to be continued
Open April - Oct 10.30 - 1300hrs , 1600 -1900 Mon - Sat.
11.00 - 1300hrs, 1600 -1900 Sun
Nov - March 10.30 -1300hrs, 15.30 -18.30 Mon - Sat
1100 - 1300hrs, 15.30 -18.30 Sun.
Closed Good Friday.
Admission 3 Euros
Photography Not Allowed.
Booklets for sale at ticket office.
Spain's Catholic monarches, Fernando and Isabel, commissioned the design and construction of this building for their own mausoluem and was finished in 1521, several years after their deaths. Their bodies were buried at the Alhambra's Convento de San Francisco which is now the Parador de Granada. On the main floor of the chapel is a large marble effigy of the monarchs which lies next to another marble effigy of Juana (daughter of Fernando and Isabel) and her husband, Felipe, son of Holy Roman Emperor Maximillian. Visitors can take a short flight of stairs to a viewing area beneath the effgies to see the coffins of the monarchs, Juana and Felipe, and the eldest grandchild of the monarchs, Miguel. An interesting collection of items owned by the monarchs is in the sacristy on the way towards the exit. Items include Fernando's sword and Isabel's crown and scepter.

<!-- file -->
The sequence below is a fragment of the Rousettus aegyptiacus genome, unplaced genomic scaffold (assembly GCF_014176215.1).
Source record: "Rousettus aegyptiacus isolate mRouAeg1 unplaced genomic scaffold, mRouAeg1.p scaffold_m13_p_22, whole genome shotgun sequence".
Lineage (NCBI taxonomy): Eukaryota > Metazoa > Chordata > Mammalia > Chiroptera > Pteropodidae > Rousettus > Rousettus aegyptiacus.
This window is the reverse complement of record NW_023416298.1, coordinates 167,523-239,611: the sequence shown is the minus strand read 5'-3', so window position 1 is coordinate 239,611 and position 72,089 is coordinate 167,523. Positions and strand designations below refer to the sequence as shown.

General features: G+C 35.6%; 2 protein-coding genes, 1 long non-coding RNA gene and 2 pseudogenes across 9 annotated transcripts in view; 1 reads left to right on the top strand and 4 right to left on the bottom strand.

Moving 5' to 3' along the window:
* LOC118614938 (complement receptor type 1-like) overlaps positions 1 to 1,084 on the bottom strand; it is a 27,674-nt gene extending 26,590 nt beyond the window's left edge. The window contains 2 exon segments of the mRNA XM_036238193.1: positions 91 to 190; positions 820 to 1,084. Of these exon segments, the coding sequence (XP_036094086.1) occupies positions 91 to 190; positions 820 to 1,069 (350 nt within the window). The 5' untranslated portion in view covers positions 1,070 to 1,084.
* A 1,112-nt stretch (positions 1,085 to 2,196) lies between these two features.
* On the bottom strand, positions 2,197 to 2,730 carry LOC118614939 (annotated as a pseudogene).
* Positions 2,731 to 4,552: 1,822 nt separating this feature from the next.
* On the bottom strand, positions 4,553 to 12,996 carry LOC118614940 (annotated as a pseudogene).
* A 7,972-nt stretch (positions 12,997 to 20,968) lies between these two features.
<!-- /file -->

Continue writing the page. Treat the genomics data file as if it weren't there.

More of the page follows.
At the back of the main entrance of the cathedral or at the main entrance of the complex from Gran Via, you can find the Royal Chapel.
Here are buried the Catholic Kings, Isabel and Fernando, even if Isabel asked to be buried at La Alhambra.
It is a mix of late baroque and new renacentism
Lets have a look at the Palacio de la Madraza, and finally enter in the Zoco.
The chapel contains the tombs of the Catholic Monarchs, Ferdinand and Isabella and their daughter Joanna the Mad and her husband Phillip the Fair.
It is surprisingly light inside because of the white stone. The tombs are made of white marble, and each of the effigies has a lion at its feet.
It is possible to go down to the crypt to see the lead caskets containing the actual remains, but I didn’t bother. There is also a small museum containing amongst other things Isabella’s crown and sceptre, and Ferdinand’s robes, as well as works of art from Isabella’s collection.